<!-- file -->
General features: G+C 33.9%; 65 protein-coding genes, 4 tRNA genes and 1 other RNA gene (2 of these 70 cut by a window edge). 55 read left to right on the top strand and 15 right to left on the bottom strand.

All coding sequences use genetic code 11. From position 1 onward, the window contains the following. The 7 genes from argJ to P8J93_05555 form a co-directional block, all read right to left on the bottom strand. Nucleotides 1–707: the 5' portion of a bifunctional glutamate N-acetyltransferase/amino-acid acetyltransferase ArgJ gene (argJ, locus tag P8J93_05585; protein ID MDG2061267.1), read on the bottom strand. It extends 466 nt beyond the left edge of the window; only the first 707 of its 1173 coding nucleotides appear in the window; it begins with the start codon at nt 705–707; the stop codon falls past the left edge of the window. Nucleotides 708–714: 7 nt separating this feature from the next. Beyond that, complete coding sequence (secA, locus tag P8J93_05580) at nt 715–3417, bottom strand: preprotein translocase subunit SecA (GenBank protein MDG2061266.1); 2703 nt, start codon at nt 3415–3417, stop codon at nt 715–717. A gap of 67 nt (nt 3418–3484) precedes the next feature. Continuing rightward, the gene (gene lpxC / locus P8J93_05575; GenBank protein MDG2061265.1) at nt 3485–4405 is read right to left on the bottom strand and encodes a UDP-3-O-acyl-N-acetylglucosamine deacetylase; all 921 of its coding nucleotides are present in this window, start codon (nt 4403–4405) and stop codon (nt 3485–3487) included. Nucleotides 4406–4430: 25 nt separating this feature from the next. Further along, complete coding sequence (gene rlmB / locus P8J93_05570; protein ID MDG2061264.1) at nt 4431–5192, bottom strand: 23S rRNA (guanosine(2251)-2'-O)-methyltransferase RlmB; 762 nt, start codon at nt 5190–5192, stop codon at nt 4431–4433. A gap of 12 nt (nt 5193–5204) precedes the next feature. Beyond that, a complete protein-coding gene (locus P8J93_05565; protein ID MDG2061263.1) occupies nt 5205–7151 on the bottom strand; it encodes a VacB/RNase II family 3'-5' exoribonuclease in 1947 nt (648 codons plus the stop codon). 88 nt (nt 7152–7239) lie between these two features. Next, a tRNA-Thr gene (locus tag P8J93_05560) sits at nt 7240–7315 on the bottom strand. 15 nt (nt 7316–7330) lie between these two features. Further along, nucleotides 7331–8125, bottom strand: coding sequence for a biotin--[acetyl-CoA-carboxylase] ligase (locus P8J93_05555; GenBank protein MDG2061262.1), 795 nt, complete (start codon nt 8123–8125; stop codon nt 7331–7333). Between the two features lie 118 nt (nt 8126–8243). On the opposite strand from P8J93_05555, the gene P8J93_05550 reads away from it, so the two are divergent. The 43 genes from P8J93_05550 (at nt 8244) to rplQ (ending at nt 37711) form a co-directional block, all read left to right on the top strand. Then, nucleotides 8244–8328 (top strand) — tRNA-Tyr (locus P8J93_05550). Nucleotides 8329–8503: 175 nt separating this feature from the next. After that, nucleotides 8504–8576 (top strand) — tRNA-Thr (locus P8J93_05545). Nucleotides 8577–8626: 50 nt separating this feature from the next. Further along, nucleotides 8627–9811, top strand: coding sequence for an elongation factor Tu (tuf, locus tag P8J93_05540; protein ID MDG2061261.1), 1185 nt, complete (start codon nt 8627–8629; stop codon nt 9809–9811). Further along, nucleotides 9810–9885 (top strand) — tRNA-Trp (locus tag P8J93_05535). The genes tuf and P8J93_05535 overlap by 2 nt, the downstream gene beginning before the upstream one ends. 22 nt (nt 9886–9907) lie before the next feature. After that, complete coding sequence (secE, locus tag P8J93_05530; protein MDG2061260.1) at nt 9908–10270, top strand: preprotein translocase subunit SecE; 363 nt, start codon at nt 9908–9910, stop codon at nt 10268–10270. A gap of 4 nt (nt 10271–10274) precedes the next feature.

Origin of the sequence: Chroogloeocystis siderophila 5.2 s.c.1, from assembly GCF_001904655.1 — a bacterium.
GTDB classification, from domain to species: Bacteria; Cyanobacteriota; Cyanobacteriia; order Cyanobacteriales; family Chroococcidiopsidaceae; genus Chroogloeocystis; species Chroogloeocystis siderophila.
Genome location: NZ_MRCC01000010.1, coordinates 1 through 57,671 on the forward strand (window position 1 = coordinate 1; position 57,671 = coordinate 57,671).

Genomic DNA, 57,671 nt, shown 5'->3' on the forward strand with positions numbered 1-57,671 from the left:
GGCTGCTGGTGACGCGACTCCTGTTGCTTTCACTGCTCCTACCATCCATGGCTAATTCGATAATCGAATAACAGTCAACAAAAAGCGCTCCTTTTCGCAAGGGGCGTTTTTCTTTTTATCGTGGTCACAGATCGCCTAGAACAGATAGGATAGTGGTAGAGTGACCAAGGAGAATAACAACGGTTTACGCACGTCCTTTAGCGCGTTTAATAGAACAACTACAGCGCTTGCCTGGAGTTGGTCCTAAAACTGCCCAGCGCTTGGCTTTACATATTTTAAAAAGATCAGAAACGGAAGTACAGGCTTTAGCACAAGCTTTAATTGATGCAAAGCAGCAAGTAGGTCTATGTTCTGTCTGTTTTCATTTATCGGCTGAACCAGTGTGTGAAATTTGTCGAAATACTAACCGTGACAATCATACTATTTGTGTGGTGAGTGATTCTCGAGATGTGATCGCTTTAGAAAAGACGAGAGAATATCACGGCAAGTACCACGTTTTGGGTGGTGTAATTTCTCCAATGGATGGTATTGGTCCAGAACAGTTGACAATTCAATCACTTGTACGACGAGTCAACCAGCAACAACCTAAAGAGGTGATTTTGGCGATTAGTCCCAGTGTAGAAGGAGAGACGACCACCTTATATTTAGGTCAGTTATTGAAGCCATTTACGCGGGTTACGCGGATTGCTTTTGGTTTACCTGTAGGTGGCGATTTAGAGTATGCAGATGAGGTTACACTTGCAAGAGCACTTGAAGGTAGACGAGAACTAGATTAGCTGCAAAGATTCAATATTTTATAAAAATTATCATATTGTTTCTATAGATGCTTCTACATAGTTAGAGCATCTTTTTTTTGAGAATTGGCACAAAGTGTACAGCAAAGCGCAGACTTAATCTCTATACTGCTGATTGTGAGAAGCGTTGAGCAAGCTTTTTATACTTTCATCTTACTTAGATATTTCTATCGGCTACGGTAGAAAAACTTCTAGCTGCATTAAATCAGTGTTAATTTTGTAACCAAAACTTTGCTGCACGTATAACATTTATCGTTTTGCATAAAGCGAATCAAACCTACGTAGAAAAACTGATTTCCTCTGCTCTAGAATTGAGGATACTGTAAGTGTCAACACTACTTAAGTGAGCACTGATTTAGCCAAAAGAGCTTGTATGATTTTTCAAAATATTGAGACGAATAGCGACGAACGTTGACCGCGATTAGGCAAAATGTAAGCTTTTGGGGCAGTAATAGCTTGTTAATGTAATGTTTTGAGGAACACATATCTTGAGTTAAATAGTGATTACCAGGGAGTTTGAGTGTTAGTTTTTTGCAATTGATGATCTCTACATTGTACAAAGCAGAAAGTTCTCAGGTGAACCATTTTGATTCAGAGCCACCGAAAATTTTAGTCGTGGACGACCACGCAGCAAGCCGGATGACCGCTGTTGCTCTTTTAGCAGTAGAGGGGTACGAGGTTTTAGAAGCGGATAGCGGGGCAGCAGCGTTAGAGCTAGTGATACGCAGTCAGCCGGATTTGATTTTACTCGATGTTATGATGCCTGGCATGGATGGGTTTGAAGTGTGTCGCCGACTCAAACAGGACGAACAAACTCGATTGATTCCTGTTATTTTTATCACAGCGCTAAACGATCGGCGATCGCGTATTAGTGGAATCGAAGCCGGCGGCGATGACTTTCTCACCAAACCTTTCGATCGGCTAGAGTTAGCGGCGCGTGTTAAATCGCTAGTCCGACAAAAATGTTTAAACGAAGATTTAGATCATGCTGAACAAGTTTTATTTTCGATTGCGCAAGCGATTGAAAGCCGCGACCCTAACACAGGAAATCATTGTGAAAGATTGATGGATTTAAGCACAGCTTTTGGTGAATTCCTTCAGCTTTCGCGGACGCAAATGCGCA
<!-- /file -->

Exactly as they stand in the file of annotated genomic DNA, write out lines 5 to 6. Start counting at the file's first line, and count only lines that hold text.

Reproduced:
Genome location: NZ_MRCC01000010.1, coordinates 1 through 57,671 on the forward strand (window position 1 = coordinate 1; position 57,671 = coordinate 57,671).

Genomic DNA, 57,671 nt, shown 5'->3' on the forward strand with positions numbered 1-57,671 from the left: